Minis Monday: Two by David Yoder

Posted by on November 22nd, 2010 at 1:00 PM


©2010 David Yoder.


Giant Naked Baby
B&W; 32 pp.
It Happened at Work…
B&W; 20 pp.
Both by David Yoder
Both self-published

Two very different books form my first impression of David Yoder’s comics. Giant Naked Baby is the opening part of a longer narrative about the sudden, unexplained appearance of, well, given the title, what else? G.N. Baby rolls into a small town to assume, Buddha-like, the lotus position in front of the home of caretaker Denise and her dying grandfather Jonathan. General turmoil naturally ensues but it is of a remarkably restrained nature. Sure, there’s a good-cop/trigger-happy-less-good-cop duo on the scene and a neighborhood road block that’s a real inconvenience, but overall the surprising visitor’s impact remains chiefly a localized phenomena. The most highly mobilized institution on the case is not that of security or science, but the community church and its pastor.

Greater personal implications no doubt remain to be developed for the characters, especially in light of the concluding cliffhanger for old Jonathan. Rounding out the cast, and thereby perhaps completing Yoder’s list of persons of interest, is Roy, the first person to have seen Baby and the town’s substance abuser.

Yoder’s art is straightforward and purposeful, functional without flourish and devoid of non-representational flair. It’s plain that narrative flow and the integration of story-telling elements are of utmost importance to him.


©2010 David Yoder.


As a comic, It Happened At Work… enjoys several advantages over Baby, not the least of which is being a self-contained package. Work is a collection of single-page autobiographical strips and a five-page dream finale all of which focus on Yoder’s stint as a clerk in Wal-Mart’s electronics department.

The book benefits from a premise and setting that are likely already familiar, if not all too familiar, to many readers. It also gains appreciably by Yoder’s depiction of himself with a wry, understated efficiency. His presence gives continuity to the segments, focusing them through the lens of the common man in a way unavailable to the similarly central but largely placid Baby. Yoder is the empathic anchor. He offers in expression and body language the most nuanced communication of either book.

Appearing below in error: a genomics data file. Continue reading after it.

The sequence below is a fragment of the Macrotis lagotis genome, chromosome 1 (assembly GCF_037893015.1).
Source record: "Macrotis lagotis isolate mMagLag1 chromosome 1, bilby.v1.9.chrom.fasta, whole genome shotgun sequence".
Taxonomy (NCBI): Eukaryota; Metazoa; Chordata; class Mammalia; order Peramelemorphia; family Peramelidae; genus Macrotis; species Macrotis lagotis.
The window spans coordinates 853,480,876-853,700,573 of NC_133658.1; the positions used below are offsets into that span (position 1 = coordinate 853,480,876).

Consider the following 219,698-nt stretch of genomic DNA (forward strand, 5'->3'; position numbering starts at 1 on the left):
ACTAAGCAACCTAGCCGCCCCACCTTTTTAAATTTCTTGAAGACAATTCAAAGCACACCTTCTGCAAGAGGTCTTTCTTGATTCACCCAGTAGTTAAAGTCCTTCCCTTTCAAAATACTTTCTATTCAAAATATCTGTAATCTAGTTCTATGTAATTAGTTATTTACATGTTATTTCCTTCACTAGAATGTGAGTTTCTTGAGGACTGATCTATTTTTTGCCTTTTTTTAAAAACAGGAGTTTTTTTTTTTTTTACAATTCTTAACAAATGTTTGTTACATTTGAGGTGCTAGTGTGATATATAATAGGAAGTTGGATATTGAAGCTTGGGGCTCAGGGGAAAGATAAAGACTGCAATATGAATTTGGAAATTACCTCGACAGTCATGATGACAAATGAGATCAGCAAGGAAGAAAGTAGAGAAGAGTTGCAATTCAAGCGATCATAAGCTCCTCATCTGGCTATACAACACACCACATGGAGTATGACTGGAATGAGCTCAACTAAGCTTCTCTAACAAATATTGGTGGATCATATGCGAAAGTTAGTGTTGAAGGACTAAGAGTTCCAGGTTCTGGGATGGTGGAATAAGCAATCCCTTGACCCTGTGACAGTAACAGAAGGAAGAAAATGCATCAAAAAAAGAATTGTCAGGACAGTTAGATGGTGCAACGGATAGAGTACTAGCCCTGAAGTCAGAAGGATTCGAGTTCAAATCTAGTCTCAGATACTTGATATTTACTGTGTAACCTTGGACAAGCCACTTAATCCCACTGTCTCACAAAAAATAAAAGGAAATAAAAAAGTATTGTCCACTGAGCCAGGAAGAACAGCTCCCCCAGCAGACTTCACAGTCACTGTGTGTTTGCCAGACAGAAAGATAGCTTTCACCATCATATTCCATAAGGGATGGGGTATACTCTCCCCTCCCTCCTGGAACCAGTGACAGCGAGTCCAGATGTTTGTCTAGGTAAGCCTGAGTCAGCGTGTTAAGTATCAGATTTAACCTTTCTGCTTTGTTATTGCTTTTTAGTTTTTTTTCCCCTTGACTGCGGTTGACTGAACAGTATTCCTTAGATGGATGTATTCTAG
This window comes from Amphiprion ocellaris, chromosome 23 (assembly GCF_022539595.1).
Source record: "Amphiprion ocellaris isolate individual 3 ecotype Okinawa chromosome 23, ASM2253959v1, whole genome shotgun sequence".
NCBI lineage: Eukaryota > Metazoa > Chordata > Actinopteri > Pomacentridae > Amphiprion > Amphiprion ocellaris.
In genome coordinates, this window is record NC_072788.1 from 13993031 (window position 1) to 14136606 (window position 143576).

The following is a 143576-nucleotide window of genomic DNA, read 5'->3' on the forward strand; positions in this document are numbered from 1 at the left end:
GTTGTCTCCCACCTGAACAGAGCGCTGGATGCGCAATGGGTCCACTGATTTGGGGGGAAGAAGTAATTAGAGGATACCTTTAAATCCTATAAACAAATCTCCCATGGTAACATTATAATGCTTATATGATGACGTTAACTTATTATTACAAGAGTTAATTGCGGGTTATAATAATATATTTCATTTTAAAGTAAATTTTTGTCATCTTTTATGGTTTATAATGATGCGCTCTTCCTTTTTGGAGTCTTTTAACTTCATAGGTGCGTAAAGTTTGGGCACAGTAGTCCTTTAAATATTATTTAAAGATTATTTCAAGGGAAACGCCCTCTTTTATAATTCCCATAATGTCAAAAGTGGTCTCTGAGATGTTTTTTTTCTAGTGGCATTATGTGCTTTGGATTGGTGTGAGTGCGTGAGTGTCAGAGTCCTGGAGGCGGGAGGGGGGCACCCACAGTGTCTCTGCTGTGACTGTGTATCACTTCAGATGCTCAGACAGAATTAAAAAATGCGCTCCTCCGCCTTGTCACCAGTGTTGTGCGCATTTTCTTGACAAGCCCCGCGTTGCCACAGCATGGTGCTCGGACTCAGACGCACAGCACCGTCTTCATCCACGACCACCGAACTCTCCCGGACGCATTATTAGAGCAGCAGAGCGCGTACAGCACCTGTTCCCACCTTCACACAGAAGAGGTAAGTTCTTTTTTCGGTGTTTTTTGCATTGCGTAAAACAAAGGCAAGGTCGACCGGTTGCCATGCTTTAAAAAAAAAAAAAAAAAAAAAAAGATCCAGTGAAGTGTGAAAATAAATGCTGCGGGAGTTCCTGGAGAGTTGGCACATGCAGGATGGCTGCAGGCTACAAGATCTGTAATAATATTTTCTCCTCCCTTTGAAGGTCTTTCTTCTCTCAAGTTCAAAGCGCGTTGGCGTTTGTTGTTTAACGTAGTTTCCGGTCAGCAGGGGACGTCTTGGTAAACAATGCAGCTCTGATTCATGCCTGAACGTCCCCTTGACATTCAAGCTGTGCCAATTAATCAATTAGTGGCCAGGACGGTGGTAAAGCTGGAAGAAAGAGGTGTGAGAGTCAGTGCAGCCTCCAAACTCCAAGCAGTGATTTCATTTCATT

As slices of modulated life in the customer-service industry, the strips are tamped down, properly restrained in order to insure job continuity. Set-ups are minimal, possibly because odd interactions lurk seemingly everywhere: the kid going to the bathroom by himself, the machete in the toy department, almost anything to do with the boss, the best intentions not to gawk at the cute girl, the irate guy threatening to come back with a gun. Concluding jokes, punch lines and humorous resolutions — such as they are — are unassumingly plausible as well, befitting their uninspiring setting and the range of responses available to a completely dispensable drone.

All of which conspires to instill a guileless poignancy to the proceedings, particularly to the end of the dream sequence. There’s an authentic Charlie Brown tug to the final panel as Yoder stumbles upon a figurine modeled after himself under different circumstances. Maybe that moment deserves its own spoiler alert, except it hardly ruins any surprise built into the comic and, moreover, it’s backward-looking. What’s more relevant is that it raises and sharpens the expectations of what might lay ahead for Yoder in subsequent work.


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